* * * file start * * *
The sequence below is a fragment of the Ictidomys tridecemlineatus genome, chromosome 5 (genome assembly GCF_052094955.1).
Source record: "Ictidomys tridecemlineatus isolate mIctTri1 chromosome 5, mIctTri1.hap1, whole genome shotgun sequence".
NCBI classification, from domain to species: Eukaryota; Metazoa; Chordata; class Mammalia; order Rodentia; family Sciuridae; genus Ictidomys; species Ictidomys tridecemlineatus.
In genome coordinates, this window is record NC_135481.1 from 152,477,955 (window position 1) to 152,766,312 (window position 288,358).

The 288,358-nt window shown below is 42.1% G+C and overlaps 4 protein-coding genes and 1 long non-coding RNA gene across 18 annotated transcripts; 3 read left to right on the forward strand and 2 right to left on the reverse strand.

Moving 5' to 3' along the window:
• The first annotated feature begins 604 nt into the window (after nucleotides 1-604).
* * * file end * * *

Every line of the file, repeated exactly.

The sequence below is a fragment of the Ictidomys tridecemlineatus genome, chromosome 5 (genome assembly GCF_052094955.1).
Source record: "Ictidomys tridecemlineatus isolate mIctTri1 chromosome 5, mIctTri1.hap1, whole genome shotgun sequence".
NCBI classification, from domain to species: Eukaryota; Metazoa; Chordata; class Mammalia; order Rodentia; family Sciuridae; genus Ictidomys; species Ictidomys tridecemlineatus.
In genome coordinates, this window is record NC_135481.1 from 152,477,955 (window position 1) to 152,766,312 (window position 288,358).

The 288,358-nt window shown below is 42.1% G+C and overlaps 4 protein-coding genes and 1 long non-coding RNA gene across 18 annotated transcripts; 3 read left to right on the forward strand and 2 right to left on the reverse strand.

Moving 5' to 3' along the window:
• The first annotated feature begins 604 nt into the window (after nucleotides 1-604).